National Nutrition Month®

March is National Nutrition Month®. This year the Academy of Nutrition and Dietetics’ theme is Personalize your Plate. Developing a healthful eating pattern is not a one-size-fits-all endeavor. The key is tailoring your favorite foods to meet your individual nutrient needs. We are all different, and our choices are shaped by many factors–not only taste preference–but more complex factors too, like access to food, culture, and tradition. Whether you are lactose intolerant, leaning toward a plant-based diet, or have a family to feed, there are a variety of ways to personalize your plate for healthy eating.

Lactose Intolerant?

If you are lactose intolerant, you don’t have to ditch dairy, just personalize your plate to include the dairy foods you love. After all, dairy provides essential nutrients, such as calcium, potassium, and vitamin D, that people of all ages need to grow and maintain stronger bodies and minds. If you’re lactose intolerant, choose aged cheeses like cheddar or Parmesan, which contain almost no lactose, cultured dairy foods like yogurt or kefir, which contain beneficial bacteria that help you digest lactose, or lactose-free milk-—real milk, minus the lactose.

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Eating Plant-Based?

Fruits, vegetables, whole grains, nuts, seeds, and legumes are all part of a healthy balanced diet. Eating plant-based doesn’t have to mean giving up animal foods such as chicken, fish, eggs, and dairy. Eating the MyPlate way, based on the Dietary Guidelines for Americans, can help provide guidance on how to fill your plate to make sure every bite and sip counts. Fill ½ your plate with fruits and veggies, ¼ with lean protein, such as chicken, seafood, beans, and nuts/seeds, ¼ whole grains, and a serving of dairy. Dairy is important to add to a plant-based diet, because not only does it provide high-quality protein, important for flexitarians and vegetarians who may be limiting their meat intake, but milk adds 3 nutrients lacking in American diets—calcium, vitamin D, and potassium. Plant-based foods with dairy are a superfood power couple.

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Feeding a Family?

What children eat is vital to laying the groundwork for health for the rest of their life. Look to the new Dietary Guidelines for Americans for advice on how to personalize children’s plates—they even added guidance for infants and toddlers for the first time!

Because most of the bone-building years occur in childhood and adolescence, what is on our children’s plates AND in their cups is important. Calcium and vitamin D are important bone-building nutrients, but according to the Dietary Guidelines, as children get older they are falling short on the recommended intake of dairy foods. Ensuring your child is getting the recommended serving of dairy based on their age is an easy way to provide calcium and vitamin D needed for a lifetime of building and maintaining healthy bones. Leading health experts agree water and plain milk are the only recommended beverages for children 1 to 5 years old.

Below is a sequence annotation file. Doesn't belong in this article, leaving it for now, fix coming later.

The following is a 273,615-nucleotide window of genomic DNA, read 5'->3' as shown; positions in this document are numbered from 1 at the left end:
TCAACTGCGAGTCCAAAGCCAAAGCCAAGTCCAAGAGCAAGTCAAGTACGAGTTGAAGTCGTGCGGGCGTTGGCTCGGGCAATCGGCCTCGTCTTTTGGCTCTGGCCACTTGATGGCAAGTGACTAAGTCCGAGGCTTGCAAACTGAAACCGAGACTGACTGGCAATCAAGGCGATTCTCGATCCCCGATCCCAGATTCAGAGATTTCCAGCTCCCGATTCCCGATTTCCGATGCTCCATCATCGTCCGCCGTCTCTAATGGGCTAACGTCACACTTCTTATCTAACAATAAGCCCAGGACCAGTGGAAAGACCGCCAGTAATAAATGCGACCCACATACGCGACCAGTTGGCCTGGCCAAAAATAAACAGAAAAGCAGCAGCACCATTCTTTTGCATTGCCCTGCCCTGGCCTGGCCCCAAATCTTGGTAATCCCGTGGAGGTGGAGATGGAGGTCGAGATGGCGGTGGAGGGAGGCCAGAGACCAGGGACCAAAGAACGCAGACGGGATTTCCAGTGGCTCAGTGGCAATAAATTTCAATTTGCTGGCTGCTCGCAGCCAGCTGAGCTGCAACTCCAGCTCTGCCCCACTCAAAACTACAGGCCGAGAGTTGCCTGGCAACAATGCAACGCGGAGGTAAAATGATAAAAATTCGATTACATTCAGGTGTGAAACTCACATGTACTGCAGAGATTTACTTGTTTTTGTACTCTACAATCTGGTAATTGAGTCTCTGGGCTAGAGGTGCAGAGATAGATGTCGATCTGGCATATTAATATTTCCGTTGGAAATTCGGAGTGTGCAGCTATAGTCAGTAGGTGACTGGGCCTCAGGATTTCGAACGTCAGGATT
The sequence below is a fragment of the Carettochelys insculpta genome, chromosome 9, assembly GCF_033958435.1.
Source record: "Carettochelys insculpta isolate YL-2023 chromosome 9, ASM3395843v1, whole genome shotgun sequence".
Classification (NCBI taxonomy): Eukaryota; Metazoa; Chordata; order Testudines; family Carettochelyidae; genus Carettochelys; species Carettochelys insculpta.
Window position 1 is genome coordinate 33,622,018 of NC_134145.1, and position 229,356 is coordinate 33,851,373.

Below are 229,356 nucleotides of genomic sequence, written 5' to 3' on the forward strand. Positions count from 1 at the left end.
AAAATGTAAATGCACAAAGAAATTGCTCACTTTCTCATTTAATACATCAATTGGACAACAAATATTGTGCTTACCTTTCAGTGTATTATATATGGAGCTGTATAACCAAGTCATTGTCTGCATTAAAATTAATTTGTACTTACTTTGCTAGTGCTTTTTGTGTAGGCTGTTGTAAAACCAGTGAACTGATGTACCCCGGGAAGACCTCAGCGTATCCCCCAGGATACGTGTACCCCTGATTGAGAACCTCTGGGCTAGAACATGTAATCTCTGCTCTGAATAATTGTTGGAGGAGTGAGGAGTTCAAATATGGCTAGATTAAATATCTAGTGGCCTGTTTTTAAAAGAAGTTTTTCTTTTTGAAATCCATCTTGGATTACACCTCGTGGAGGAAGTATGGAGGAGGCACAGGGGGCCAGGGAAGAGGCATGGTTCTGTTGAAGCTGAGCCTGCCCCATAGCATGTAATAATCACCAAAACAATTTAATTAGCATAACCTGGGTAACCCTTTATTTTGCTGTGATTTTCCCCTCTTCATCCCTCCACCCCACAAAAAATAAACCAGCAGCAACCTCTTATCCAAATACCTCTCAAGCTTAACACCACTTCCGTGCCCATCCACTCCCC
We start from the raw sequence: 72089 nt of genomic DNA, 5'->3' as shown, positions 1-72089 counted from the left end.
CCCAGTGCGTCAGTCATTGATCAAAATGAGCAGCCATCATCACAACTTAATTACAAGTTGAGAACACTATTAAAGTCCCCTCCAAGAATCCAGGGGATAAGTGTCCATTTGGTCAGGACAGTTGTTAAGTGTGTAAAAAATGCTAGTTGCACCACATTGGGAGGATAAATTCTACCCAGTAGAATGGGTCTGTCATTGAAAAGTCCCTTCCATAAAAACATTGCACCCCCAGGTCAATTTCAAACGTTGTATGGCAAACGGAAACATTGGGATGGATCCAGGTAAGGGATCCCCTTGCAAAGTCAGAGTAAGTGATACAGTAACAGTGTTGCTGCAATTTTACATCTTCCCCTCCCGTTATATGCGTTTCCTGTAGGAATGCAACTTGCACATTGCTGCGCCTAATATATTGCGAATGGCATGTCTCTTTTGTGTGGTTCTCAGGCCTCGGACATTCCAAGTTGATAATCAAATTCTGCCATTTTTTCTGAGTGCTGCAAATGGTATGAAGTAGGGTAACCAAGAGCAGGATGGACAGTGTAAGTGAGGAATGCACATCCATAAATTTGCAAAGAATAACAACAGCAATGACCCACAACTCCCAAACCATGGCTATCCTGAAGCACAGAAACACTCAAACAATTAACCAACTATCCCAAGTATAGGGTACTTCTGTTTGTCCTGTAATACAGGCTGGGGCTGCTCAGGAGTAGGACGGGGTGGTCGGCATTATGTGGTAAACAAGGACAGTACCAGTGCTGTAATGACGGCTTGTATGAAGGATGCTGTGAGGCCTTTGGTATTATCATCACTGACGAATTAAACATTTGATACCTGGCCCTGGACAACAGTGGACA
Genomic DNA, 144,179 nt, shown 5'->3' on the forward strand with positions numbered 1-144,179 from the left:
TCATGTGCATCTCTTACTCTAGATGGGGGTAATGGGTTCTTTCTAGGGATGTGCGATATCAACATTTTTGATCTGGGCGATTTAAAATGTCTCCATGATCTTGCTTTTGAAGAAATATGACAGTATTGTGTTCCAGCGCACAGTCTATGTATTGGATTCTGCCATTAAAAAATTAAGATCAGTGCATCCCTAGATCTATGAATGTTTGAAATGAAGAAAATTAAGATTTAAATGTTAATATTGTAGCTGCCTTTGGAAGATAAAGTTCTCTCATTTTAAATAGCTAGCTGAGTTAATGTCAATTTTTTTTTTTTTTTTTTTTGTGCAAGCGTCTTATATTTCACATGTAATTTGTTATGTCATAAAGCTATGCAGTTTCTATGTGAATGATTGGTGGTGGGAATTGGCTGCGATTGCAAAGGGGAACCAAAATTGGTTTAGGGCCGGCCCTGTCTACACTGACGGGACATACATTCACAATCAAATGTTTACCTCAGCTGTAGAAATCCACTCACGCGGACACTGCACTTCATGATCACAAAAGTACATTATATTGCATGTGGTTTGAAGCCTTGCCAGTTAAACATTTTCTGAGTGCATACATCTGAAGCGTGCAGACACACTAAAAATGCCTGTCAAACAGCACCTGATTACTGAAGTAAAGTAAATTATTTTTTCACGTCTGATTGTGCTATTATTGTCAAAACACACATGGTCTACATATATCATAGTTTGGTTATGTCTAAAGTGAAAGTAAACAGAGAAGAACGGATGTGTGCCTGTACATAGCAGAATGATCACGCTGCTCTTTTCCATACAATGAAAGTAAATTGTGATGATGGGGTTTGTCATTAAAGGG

• 6-11 months old: Provide plain yogurt and cheese as complementary foods beginning around 6 months old. Cheese and yogurt offer a range of diverse tastes and textures, which can help support the development of future healthy eating habits.
  • 12-23 months old: 1⅔-2 servings of whole milk, reduced-fat cheese, or reduced-fat plain yogurt per day is advised for those who no longer consume human milk or formula. During this time, flavored milk is not recommended due to added sugars.
  • Preschoolers 2 to 3 years old: 2 servings of dairy are recommended at this age. Plant-based alternatives are not recommended due to their wide variability in nutrient content, limited evidence of bioavailability, and impact on diet quality and health outcomes.
  • Children 4-8 years old: At this age, the serving size for dairy increases to 2½ cups. Dairy’s calcium, vitamin D, protein, and phosphorus can help support bone mass, which may reduce risk for osteoporosis (or bone diseases) later in life.
  • Children and Adolescents 9 years and older: At this age, 3 servings of dairy are recommended through adulthood. The gap between the amount of dairy foods recommended and actually eaten widens as children age. The nutrients of concern provided by dairy—calcium, potassium, and vitamin D—are especially relevant during adolescence given the increased need for calcium and vitamin D to support the accrual of bone mass. Dairy foods provide more bone-beneficial nutrients per calorie than any other food group.

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Questions? Ask a Registered Dietitian